There is no standard definition of a modern professional, however. Beyond the classical examples (lawyers, doctors, etc.) there are many groups that claim status as a profession, and many who would dispute that status. For example, school teachers often refer to their occupation as a profession, even though it is not exclusive (people teach others outside of the traditional school environment), nor is entrance competitive, nor are they self-regulating (laypeople in state legislatures or on boards of education typically set the rules for and regulate teachers). The process when trade unions or other bodies try to elevate an occupation to the level of profession is called 'professionilization, and it's often an attempt to enhance one's position in the labour markets.
The existence of a traceable historical record of notable members of the profession can serve as an indicator of a profession. Often, these historic professionals have become well known to laypersons outside the field, for example, Clarence Darrow (law) or Edward Jenner (medicine). In modern times, however, there is no standard definition.
It has also been suggested that some professionals feel an obligation to society, beyond their client relationship. Doctors may not merely sell their service if a procedure is inappropriate, however much the client may want it undertaken, architects may refuse to work on a project that would be detrimental to its surroundings, lawyers may refuse to take cases which are merely exploitative. The obligation to educate the client is often seen as a key part of the definition.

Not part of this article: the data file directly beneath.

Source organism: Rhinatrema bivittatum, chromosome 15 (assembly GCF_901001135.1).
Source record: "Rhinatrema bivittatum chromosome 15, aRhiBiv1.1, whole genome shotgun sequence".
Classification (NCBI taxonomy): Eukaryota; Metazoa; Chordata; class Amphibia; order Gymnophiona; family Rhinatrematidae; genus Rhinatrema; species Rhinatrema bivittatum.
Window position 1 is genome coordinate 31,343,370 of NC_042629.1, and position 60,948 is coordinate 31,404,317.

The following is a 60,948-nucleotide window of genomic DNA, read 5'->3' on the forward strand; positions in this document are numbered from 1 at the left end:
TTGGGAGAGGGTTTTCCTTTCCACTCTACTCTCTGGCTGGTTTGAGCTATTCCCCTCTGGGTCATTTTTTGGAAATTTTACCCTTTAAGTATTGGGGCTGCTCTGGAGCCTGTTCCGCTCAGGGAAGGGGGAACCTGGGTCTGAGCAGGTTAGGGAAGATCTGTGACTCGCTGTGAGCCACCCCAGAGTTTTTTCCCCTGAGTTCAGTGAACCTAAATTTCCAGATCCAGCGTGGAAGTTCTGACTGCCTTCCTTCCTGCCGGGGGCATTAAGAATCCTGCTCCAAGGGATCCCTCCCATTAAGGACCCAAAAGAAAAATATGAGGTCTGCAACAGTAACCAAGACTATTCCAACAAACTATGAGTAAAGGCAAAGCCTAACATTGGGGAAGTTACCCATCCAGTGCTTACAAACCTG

How to find definitions of professionalismEdit
Many organisations have codified their conduct, often designated “code of ethics”, and what they require for entry into their organisation and how to remain in good standing. Some of these codes are quite detailed and make strong emphasis on their particular area or expertise, for example, journalists emphasise the use of credible sources and protecting their identities, psychology emphasis privacy of the patient and communications with other psychologists, anthropologists emphasise rules on intrusions into a culture being studied.
Most of the codes do show an overlap in such concepts as,’ do no harm’, ‘be honest’, ‘do not use your position for private gain,’ etc.
Another area of enquiry that will allow a student of this subject to define concepts of professionalism may be inferred from guarantees. But these are inferences only. The idea behind a guarantee is that the person offering the guarantee is accountable to the extent of damages that will be compensated.
One thing these sources hold in common, implicit or explicit, is the idea of accountability—those who are members of these organisations or professions are held accountable for what they do. Links to these sources are made in External Links.
- List of occupations
- Professional development
- Ethical code
- New Zealand Teachers Council Code of Ethics [http://www.teacherscouncil.govt.nz/pdf/codeofethics.pdf
- New Zealand Post-Primary Teachers association response to the NZ Teachers Council Code of Ethics 
- National Education Association (USA) Code of Ethics 
- American Librarians Association (USA) 
- Association for Computing Machinery (USA) 
- Society of Professional Journalists 
- American Psychological Association (USA) 
- National Association of Realtors 
- Institute of Electrical and Electronic Engineers 
- American Anthropological Association (USA) 
- National Society of Professional Engineers 
- Radio and Television News Directors Association da:Profession